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It should be noted that members of the Benedictine monastic order were strict followers of the Latin liturgy and of the Latin language and script everywhere in Europe - except in parts of the Croatian littoral. Ivan Ostojic, outstanding specialist on the history of benedictines in Croatia, in 13th and 14th centuries Croatia had as many as 70 known benedictine monasteries for monks, and more than 20 for nuns. Its particular importance lies in the following three words carved in stone: You can see them in the third line - Z'v'nimir', kral' hr'vat'sk'y, in the most solemn position on the tablet, perfectly centered.This represented tremendous intellectual force in Croatia. Very few nations in Europe can boast of having such an extensive written monument in their vernacular language (with some elements of Church Slavonic) as early as the 11th century.It was in fact the Arabic script used for the Croatian language and it constitutes the so-called Adjami or Aljamiado literature, similarly as in Spain F.Its first sources in Croatia go back to the 15th century.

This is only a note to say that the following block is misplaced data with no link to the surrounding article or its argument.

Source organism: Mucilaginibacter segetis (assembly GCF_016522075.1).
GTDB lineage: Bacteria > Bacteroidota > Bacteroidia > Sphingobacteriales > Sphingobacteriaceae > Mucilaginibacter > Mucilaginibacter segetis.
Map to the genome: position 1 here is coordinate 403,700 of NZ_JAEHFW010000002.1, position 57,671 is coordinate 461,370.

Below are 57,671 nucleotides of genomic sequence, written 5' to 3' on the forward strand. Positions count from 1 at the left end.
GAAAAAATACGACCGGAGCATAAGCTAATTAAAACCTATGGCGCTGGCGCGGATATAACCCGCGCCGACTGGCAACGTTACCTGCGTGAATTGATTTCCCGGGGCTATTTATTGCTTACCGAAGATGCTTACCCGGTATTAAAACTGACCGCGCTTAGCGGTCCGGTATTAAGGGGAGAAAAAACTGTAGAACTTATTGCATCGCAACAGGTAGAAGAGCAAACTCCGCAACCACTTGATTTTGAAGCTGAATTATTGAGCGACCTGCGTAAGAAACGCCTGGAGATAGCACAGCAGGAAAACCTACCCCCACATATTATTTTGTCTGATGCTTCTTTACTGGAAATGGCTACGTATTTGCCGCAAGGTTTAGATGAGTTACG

One of the Glagolitic books from this convent (Emaus) in Prague came to Reims in 1574, where where accoring to a legend for centuries the French kings (Charles IX, Henri II, Louis XIII, Louis XIV) were sworn in by putting their hands on this holy book, known under the name Texte du Sacre or L'vangile de Reims.As is well known, the Latin had been the privileged language in religious ceremonies in the Catholic Church until the 2nd Vatican Synod held in 1962-1965, when it was decided to allow vernacular national languages to be used in the Catholic liturgy instead of Latin.It is interesting that even today the Glagolitic liturgy is used in some Croatian churches.The book was ornamented with gold, precious stones and relics, and according to [Dolbeau], p 26-27, probably calligraphed on the island of Krk or in a Czech monastery.These Dolbeau's pages are available at [Studia Croatica]. Selon divers rcits, l'vangliaire aurait servi lors du sacre des rois de France, notamment ceux de Francois II et Charles IV, puis d'Henri II, Louis XIII et Louis XIV qui "posrent la main sur son texte en pronoant la formule du serment" (L. In 1485/46 a French pilgrim Gheorge Langherand wrote that in Zadar he heard a "Sclavonic" sermon, that is, a Croatian Glagolitic mass. According to the renowned Czech linguist Nemec, the influence that the Croatian glagolites in Prague had on the formation of orthography of the Czech language was "neither big nor negligible".